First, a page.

Despite its name, the Staffordshire Terrier's ancestor (Bull and Terrier) was first bred in the nineteenth century in Birmingham, West Midlands, rather than in the English county of Staffordshire where it was then later bred. The early ancestors of this breed came from England where, until the first part of the 19th century, the Bulldog was bred. Bulldogs pictured as late as 1870 resemble contemporary American Staffordshire Terriers to a greater degree than present-day Bulldogs. Some writers contend it was the White English Terrier, Fox Terrier, or the Black and Tan Terrier that was crossed with the Bulldog to develop the Staffordshire Bull Terrier; all three breeds shared many traits, the greatest differences being in color and spirit. The cross of Bulldog and Terrier was called by several names, including Bull-and-Terrier Dog, "Pit Bull Terrier" (Bull terrier used to fight on pit), or Half and Half. Later, it assumed the name of Staffordshire Bull Terrier in England. These dogs began to find their way into America as early as 1850. It became a new breed and was recognized by the United Kennel Club in 10 February, 1898, with the name American Pit Bull Terrier. In 1936 some pit bulls were accepted for registration in the American Kennel Club (AKC) Stud Book as Staffordshire Terriers with a new standard and purpose, belonging to the terrier and molosser groups. The name of the breed was revised January 1, 1969 to American Staffordshire Terrier; breeders in the United States had developed a variety which was heavier in weight than the Staffordshire Bull Terrier of England. The name change was to distinguish them as separate breeds.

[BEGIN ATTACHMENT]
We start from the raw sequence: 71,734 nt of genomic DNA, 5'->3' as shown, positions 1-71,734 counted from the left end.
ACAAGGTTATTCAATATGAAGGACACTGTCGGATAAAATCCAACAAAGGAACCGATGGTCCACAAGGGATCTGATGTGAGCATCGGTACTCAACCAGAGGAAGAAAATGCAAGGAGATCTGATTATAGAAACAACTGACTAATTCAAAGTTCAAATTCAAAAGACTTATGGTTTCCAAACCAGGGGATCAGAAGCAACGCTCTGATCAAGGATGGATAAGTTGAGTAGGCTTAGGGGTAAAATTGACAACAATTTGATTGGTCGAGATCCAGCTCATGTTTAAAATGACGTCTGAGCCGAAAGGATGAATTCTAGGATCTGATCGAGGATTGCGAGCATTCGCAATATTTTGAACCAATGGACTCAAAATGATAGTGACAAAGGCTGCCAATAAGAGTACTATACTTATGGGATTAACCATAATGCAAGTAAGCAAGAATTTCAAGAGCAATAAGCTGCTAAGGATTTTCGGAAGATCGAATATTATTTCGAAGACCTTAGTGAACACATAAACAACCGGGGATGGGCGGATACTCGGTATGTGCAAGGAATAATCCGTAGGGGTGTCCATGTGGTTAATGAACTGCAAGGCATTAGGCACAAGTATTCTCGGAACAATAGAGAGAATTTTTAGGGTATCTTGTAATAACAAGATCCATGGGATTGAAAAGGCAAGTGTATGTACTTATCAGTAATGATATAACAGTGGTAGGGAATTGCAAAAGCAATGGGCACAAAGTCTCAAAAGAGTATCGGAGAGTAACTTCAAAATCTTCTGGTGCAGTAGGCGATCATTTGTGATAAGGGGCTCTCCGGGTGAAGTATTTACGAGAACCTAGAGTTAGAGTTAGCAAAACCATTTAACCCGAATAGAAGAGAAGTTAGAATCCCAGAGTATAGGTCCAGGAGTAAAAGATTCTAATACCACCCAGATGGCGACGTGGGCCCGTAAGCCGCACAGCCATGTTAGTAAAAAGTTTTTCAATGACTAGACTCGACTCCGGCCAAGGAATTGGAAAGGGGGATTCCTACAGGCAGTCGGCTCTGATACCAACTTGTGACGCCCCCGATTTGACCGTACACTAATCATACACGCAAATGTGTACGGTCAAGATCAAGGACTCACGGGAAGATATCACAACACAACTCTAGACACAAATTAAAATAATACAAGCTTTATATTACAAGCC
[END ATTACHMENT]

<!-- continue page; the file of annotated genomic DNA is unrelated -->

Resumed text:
The breed's popularity began to decline in the United States following World War II. In 2013 the American Kennel Club ranked the American Staffordshire Terrier as the 81st most popular purebred in the United States.